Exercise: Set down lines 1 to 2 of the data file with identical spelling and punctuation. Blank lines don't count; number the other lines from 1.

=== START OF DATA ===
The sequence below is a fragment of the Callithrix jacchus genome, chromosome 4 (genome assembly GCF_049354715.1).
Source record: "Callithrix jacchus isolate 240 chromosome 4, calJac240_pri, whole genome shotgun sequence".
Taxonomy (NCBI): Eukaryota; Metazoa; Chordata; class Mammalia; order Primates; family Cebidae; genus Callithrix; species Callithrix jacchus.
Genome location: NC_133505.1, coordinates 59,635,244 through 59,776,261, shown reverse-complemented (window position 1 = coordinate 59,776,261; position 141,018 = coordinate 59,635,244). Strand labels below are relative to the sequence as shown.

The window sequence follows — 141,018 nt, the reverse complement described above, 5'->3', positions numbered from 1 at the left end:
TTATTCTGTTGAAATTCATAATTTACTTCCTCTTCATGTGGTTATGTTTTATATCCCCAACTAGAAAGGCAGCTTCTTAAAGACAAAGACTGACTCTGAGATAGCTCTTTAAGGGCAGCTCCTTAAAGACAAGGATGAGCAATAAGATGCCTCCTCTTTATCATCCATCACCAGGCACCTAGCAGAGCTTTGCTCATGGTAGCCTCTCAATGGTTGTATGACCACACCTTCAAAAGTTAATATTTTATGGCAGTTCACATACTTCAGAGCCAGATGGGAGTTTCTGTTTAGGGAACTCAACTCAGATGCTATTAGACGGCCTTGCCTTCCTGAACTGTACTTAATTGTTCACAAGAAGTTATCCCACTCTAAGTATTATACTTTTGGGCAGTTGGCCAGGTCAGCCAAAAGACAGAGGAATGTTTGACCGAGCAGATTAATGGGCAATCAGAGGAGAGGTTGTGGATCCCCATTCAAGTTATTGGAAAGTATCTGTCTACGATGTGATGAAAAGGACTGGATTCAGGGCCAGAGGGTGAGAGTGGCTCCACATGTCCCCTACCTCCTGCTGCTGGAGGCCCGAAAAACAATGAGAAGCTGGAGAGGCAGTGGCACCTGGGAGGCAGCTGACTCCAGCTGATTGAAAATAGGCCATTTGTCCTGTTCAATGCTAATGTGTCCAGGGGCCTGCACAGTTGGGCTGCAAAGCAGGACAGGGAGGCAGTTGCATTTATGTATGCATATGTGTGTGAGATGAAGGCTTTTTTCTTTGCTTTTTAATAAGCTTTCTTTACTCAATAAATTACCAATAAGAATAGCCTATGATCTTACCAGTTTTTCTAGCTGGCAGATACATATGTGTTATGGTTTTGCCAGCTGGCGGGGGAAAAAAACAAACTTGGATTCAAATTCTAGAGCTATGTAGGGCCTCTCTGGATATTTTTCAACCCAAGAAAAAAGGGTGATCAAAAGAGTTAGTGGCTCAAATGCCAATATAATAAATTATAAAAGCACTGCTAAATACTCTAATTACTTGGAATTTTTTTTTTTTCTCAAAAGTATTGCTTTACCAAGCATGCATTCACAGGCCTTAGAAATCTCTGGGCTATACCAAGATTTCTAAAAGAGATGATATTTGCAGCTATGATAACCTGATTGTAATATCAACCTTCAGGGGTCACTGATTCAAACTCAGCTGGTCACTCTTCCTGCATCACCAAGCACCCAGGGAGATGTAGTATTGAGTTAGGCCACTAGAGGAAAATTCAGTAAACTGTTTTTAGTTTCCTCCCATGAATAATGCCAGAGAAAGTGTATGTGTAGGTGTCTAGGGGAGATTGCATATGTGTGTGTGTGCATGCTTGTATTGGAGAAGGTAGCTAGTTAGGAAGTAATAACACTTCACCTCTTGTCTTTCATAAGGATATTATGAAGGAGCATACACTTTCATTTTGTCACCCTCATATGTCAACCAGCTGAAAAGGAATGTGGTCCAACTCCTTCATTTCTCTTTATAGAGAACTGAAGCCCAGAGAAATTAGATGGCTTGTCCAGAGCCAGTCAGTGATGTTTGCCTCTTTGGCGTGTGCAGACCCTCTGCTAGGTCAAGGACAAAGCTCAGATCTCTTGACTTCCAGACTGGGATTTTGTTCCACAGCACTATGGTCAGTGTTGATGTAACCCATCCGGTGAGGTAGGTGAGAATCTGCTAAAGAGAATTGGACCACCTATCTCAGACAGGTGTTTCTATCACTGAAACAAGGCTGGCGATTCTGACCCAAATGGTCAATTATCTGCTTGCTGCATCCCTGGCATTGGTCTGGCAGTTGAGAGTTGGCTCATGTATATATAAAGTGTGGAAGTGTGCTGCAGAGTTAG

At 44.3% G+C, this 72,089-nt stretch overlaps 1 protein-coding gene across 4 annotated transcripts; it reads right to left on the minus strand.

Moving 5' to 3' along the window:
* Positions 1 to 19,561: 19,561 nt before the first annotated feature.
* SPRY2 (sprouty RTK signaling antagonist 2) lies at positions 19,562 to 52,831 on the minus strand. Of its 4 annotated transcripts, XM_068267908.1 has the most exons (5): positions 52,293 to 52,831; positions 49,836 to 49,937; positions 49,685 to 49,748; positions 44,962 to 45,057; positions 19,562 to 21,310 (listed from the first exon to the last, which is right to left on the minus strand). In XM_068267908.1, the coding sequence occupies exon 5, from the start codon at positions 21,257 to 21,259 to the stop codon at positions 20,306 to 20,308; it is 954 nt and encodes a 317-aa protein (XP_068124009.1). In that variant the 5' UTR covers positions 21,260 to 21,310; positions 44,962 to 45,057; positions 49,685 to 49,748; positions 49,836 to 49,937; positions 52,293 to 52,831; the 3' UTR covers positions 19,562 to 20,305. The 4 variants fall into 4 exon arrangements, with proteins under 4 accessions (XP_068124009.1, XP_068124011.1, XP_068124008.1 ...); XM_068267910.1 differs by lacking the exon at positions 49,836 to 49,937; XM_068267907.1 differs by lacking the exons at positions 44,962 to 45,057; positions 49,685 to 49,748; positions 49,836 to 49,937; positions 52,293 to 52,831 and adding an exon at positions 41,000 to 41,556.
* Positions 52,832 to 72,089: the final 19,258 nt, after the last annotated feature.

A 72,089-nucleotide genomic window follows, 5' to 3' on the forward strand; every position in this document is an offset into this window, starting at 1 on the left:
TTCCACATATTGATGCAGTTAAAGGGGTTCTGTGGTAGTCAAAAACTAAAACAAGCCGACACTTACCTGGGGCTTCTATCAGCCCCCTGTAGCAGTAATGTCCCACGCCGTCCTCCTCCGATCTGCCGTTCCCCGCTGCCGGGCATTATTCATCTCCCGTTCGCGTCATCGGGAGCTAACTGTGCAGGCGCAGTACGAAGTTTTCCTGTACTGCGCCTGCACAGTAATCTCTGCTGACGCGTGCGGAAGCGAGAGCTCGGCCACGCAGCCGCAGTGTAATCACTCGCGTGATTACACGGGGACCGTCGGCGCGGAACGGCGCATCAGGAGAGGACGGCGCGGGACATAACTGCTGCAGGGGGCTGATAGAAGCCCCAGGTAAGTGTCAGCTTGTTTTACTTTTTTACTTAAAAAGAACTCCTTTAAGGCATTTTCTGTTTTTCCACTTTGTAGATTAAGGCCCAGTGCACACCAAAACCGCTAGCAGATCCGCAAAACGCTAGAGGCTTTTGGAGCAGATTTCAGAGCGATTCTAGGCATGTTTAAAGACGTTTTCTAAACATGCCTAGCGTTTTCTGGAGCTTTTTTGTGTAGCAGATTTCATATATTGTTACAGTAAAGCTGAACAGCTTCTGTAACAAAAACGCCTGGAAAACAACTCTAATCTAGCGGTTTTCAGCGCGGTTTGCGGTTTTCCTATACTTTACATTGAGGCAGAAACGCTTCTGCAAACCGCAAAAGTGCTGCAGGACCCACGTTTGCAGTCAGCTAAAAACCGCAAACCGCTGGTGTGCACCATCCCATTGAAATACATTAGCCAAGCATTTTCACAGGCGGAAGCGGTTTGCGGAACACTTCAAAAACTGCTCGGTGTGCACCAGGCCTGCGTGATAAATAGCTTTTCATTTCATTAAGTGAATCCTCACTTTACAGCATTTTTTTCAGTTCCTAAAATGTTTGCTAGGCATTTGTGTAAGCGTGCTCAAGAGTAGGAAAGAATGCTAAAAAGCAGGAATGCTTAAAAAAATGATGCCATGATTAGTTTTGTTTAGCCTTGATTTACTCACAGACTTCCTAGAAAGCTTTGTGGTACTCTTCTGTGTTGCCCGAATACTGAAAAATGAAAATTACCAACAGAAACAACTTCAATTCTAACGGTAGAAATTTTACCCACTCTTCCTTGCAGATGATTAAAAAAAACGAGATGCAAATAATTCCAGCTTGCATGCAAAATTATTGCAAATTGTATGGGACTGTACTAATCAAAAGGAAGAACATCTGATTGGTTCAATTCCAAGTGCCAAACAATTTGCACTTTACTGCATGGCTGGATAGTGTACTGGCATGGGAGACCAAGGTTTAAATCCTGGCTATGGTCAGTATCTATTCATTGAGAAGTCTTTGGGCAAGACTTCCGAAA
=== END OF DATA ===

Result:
The sequence below is a fragment of the Callithrix jacchus genome, chromosome 4 (genome assembly GCF_049354715.1).
Source record: "Callithrix jacchus isolate 240 chromosome 4, calJac240_pri, whole genome shotgun sequence".